Challenge one: In teams to design a roller-coaster 4m longer that contains one loop and a hill and will carry a marble down. To add to the fun, the teams then compete against friends to see which is the fastest.
The teams fixed together pieces of foam tubing with masking tape. When they were happy with their design and had tested it worked, they used a stopwatch to time how long it took for each marble to complete the ride.
A big thank you to Mrs Tina Gornall for coming in to school today to work with the children and setting them this challenge.
Fun with magnets!
Before being taught about magnets, children need time to explore with them. Look at the awe and wonder in their faces.
Have a look at the robots the children have made:
As promised, a sneak preview from some of our amazing pop-up books. We are so very proud of them and they are not even finished yet!
School looked so colourful on Thursday with the arrival of our wonderful book characters for, ‘World Book Day.’
Can you guess the characters and the books?
This week we started our new topic…The Iron Man by Ted Hughes. Thank you so much for the wonderful Iron Man robots that have already come in to class. They arrived to the sounds of ‘Ooh’s’ and ‘Ahh’s’ and were carried in carefully by very, very proud children.
Photographs to follow…In Design and Technology this week, we have started to make pop-up books. So far we have mastered the box fold and the mouth fold.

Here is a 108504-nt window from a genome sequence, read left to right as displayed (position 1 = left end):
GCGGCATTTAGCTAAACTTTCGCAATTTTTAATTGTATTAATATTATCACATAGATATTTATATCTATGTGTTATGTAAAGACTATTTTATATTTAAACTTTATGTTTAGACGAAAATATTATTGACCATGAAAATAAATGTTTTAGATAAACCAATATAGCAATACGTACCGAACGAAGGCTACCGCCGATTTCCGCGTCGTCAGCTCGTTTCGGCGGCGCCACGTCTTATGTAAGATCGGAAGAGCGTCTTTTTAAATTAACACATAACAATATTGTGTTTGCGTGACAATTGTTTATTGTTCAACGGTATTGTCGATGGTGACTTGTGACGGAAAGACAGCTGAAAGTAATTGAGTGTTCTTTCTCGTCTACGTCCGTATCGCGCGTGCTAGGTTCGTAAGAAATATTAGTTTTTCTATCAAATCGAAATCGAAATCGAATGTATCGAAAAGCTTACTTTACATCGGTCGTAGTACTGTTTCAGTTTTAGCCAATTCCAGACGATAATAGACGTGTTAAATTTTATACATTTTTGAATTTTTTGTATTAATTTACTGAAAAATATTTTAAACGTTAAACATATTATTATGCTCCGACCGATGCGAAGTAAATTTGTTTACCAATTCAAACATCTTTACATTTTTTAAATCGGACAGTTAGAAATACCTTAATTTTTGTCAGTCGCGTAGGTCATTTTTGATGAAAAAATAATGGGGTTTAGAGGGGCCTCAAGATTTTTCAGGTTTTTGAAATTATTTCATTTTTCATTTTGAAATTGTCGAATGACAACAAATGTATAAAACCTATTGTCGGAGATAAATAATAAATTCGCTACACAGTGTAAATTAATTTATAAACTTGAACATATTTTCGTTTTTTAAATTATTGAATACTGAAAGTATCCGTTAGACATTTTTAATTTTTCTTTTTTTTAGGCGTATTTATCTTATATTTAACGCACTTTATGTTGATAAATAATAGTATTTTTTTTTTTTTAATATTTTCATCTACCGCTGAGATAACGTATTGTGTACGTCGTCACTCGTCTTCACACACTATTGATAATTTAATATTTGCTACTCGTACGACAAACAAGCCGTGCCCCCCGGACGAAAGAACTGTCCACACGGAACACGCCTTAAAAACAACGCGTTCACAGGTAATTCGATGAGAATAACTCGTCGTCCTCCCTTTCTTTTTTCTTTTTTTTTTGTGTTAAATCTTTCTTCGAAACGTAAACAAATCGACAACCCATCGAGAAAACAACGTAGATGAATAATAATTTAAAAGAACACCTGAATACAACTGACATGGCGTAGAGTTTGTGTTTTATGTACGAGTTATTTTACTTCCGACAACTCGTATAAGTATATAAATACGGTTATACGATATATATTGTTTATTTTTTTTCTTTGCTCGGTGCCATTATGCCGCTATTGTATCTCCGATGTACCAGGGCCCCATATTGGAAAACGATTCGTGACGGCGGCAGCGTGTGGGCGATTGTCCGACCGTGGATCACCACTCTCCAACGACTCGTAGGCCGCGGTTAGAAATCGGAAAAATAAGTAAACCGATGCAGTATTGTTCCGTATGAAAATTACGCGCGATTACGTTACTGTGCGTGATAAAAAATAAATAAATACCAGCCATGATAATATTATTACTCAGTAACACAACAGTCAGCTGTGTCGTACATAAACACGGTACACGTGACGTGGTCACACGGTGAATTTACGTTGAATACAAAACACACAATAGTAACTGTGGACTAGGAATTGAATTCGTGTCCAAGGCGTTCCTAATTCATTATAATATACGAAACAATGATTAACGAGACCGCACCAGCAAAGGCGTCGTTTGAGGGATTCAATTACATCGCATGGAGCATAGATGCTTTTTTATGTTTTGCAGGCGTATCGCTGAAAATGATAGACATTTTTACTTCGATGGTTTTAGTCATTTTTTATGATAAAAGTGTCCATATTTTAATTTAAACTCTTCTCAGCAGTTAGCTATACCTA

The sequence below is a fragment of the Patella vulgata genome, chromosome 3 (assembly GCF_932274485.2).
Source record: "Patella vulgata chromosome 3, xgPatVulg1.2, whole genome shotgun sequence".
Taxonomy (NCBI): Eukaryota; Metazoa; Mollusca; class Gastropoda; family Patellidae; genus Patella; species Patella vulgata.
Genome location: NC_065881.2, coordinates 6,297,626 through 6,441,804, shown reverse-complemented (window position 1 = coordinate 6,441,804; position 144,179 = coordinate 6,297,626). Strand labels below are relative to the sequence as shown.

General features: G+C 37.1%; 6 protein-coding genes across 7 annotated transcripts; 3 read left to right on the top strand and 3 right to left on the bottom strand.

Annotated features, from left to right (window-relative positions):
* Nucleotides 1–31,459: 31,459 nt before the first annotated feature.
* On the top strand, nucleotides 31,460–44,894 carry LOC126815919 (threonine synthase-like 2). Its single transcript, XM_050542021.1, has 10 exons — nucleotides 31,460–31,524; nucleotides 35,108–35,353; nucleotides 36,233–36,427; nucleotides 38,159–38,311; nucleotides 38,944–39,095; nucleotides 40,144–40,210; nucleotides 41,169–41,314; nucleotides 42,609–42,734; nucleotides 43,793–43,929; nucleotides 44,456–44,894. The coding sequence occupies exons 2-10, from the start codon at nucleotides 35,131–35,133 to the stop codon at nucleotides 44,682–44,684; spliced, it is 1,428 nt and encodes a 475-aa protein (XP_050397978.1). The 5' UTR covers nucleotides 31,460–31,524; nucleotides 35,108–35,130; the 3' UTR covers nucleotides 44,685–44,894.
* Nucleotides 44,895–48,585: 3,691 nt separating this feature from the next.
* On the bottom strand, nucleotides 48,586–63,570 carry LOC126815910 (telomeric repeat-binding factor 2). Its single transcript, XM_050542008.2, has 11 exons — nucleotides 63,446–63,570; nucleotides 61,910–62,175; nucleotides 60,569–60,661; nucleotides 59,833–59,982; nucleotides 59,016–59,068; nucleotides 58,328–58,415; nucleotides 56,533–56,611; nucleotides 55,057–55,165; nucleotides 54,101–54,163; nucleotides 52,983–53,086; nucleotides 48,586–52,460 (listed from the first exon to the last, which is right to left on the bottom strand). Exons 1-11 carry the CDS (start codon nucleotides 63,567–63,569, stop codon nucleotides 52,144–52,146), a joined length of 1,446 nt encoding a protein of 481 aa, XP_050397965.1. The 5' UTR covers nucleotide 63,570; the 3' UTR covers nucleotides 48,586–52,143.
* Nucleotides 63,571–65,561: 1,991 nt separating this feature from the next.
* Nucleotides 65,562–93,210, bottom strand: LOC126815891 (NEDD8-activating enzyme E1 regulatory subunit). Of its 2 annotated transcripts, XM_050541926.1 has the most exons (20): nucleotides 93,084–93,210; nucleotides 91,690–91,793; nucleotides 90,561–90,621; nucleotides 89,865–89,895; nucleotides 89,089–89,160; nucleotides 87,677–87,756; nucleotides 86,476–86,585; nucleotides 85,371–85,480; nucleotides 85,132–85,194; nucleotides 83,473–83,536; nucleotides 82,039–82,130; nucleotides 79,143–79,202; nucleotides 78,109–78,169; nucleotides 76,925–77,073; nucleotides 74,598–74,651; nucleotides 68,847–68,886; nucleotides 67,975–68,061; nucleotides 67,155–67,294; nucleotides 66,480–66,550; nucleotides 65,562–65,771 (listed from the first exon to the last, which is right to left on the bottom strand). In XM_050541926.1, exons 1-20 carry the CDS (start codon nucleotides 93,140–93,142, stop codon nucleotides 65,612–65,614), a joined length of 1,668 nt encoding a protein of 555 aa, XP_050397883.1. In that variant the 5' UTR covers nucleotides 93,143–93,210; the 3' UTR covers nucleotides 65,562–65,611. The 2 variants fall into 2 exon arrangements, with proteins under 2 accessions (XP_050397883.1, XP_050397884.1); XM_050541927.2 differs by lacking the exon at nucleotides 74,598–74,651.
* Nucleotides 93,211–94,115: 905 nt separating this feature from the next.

This half term also saw the start of our fencing lessons. The grins on the children’s faces said it all!
We were introduced to the equipment and shown how to use it safely. Following a demonstration, the children helped each other into their protective clothing then selected masks and plastic foils.
We were shown simple fencing actions such as basic footwork, thrusting and lunging and had lots of opportunities to practice.
The children were so confident and can’t wait for their next lesson.
Over the last two days we have been scientists and looking at the reaction that takes place when you mix vinegar with bicarbonate of soda. Experimenting with different ‘recipes’, we have erupted our volcanoes. You can only imagine what our classroom smells like!
Apologies for the ‘present’ coming back home to you but the children have been so proud of their creations they couldn’t see them going in to a bin.